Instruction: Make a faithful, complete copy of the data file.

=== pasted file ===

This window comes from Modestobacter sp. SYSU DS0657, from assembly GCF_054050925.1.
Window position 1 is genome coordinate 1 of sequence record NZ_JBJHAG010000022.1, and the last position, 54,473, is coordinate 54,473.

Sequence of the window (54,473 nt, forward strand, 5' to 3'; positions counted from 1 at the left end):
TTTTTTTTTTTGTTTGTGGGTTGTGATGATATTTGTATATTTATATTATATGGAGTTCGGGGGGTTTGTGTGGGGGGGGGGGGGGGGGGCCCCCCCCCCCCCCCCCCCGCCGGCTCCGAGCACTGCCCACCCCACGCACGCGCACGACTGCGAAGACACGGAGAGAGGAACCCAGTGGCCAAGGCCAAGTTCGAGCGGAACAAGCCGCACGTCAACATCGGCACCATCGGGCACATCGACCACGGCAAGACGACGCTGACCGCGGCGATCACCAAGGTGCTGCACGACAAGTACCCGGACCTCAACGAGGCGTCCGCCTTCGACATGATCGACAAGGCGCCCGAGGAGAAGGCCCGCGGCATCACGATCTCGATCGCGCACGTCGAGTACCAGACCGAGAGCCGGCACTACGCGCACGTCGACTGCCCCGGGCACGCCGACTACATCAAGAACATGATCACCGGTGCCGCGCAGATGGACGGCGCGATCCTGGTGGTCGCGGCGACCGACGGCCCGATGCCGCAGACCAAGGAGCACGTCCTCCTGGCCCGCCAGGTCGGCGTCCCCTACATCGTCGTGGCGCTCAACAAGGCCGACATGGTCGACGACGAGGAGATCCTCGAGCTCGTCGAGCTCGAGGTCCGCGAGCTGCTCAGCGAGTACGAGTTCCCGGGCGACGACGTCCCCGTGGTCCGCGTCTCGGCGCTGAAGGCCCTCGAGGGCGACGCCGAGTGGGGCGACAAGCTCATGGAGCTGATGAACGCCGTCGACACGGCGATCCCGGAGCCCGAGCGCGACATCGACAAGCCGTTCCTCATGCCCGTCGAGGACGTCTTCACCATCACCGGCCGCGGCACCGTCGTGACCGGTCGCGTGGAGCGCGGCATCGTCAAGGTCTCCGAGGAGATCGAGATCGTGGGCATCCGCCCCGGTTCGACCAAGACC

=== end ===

This window comes from Modestobacter sp. SYSU DS0657, from assembly GCF_054050925.1.
Window position 1 is genome coordinate 1 of sequence record NZ_JBJHAG010000022.1, and the last position, 54,473, is coordinate 54,473.

Sequence of the window (54,473 nt, forward strand, 5' to 3'; positions counted from 1 at the left end):
TTTTTTTTTTTGTTTGTGGGTTGTGATGATATTTGTATATTTATATTATATGGAGTTCGGGGGGTTTGTGTGGGGGGGGGGGGGGGGGGCCCCCCCCCCCCCCCCCCCGCCGGCTCCGAGCACTGCCCACCCCACGCACGCGCACGACTGCGAAGACACGGAGAGAGGAACCCAGTGGCCAAGGCCAAGTTCGAGCGGAACAAGCCGCACGTCAACATCGGCACCATCGGGCACATCGACCACGGCAAGACGACGCTGACCGCGGCGATCACCAAGGTGCTGCACGACAAGTACCCGGACCTCAACGAGGCGTCCGCCTTCGACATGATCGACAAGGCGCCCGAGGAGAAGGCCCGCGGCATCACGATCTCGATCGCGCACGTCGAGTACCAGACCGAGAGCCGGCACTACGCGCACGTCGACTGCCCCGGGCACGCCGACTACATCAAGAACATGATCACCGGTGCCGCGCAGATGGACGGCGCGATCCTGGTGGTCGCGGCGACCGACGGCCCGATGCCGCAGACCAAGGAGCACGTCCTCCTGGCCCGCCAGGTCGGCGTCCCCTACATCGTCGTGGCGCTCAACAAGGCCGACATGGTCGACGACGAGGAGATCCTCGAGCTCGTCGAGCTCGAGGTCCGCGAGCTGCTCAGCGAGTACGAGTTCCCGGGCGACGACGTCCCCGTGGTCCGCGTCTCGGCGCTGAAGGCCCTCGAGGGCGACGCCGAGTGGGGCGACAAGCTCATGGAGCTGATGAACGCCGTCGACACGGCGATCCCGGAGCCCGAGCGCGACATCGACAAGCCGTTCCTCATGCCCGTCGAGGACGTCTTCACCATCACCGGCCGCGGCACCGTCGTGACCGGTCGCGTGGAGCGCGGCATCGTCAAGGTCTCCGAGGAGATCGAGATCGTGGGCATCCGCCCCGGTTCGACCAAGACC